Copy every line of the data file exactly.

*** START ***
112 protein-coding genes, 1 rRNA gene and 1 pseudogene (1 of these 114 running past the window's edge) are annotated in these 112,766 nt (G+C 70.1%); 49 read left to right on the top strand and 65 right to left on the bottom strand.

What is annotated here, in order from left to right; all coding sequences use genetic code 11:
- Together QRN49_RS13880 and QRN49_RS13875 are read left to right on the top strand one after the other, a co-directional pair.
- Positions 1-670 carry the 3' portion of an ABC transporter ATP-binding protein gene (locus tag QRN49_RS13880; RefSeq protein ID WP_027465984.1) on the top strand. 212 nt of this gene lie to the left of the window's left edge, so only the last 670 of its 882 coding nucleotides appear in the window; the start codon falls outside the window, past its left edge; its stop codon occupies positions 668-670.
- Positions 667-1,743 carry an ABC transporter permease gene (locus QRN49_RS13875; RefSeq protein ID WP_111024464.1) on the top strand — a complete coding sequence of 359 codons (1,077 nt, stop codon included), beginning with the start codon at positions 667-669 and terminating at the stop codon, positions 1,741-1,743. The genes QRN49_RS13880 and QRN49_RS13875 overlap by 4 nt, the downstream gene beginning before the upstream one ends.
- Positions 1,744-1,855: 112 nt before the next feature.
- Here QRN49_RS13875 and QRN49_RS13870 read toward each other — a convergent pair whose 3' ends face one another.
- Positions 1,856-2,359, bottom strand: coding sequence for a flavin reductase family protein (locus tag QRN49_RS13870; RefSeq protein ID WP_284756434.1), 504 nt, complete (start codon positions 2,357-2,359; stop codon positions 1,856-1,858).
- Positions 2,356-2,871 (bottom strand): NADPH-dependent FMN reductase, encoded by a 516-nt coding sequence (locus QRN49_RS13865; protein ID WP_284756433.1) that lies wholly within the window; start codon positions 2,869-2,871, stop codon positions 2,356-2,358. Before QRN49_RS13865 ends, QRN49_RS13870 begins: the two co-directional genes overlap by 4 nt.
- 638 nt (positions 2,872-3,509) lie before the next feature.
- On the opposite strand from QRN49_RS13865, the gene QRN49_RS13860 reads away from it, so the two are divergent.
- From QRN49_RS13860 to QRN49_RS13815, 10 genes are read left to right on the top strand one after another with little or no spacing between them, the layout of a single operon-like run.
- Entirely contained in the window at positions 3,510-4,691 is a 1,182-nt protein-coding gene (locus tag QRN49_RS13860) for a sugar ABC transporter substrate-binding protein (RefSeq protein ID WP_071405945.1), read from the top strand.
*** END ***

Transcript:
112 protein-coding genes, 1 rRNA gene and 1 pseudogene (1 of these 114 running past the window's edge) are annotated in these 112,766 nt (G+C 70.1%); 49 read left to right on the top strand and 65 right to left on the bottom strand.

What is annotated here, in order from left to right; all coding sequences use genetic code 11:
- Together QRN49_RS13880 and QRN49_RS13875 are read left to right on the top strand one after the other, a co-directional pair.
- Positions 1-670 carry the 3' portion of an ABC transporter ATP-binding protein gene (locus tag QRN49_RS13880; RefSeq protein ID WP_027465984.1) on the top strand. 212 nt of this gene lie to the left of the window's left edge, so only the last 670 of its 882 coding nucleotides appear in the window; the start codon falls outside the window, past its left edge; its stop codon occupies positions 668-670.
- Positions 667-1,743 carry an ABC transporter permease gene (locus QRN49_RS13875; RefSeq protein ID WP_111024464.1) on the top strand — a complete coding sequence of 359 codons (1,077 nt, stop codon included), beginning with the start codon at positions 667-669 and terminating at the stop codon, positions 1,741-1,743. The genes QRN49_RS13880 and QRN49_RS13875 overlap by 4 nt, the downstream gene beginning before the upstream one ends.
- Positions 1,744-1,855: 112 nt before the next feature.
- Here QRN49_RS13875 and QRN49_RS13870 read toward each other — a convergent pair whose 3' ends face one another.
- Positions 1,856-2,359, bottom strand: coding sequence for a flavin reductase family protein (locus tag QRN49_RS13870; RefSeq protein ID WP_284756434.1), 504 nt, complete (start codon positions 2,357-2,359; stop codon positions 1,856-1,858).
- Positions 2,356-2,871 (bottom strand): NADPH-dependent FMN reductase, encoded by a 516-nt coding sequence (locus QRN49_RS13865; protein ID WP_284756433.1) that lies wholly within the window; start codon positions 2,869-2,871, stop codon positions 2,356-2,358. Before QRN49_RS13865 ends, QRN49_RS13870 begins: the two co-directional genes overlap by 4 nt.
- 638 nt (positions 2,872-3,509) lie before the next feature.
- On the opposite strand from QRN49_RS13865, the gene QRN49_RS13860 reads away from it, so the two are divergent.
- From QRN49_RS13860 to QRN49_RS13815, 10 genes are read left to right on the top strand one after another with little or no spacing between them, the layout of a single operon-like run.
- Entirely contained in the window at positions 3,510-4,691 is a 1,182-nt protein-coding gene (locus tag QRN49_RS13860) for a sugar ABC transporter substrate-binding protein (RefSeq protein ID WP_071405945.1), read from the top strand.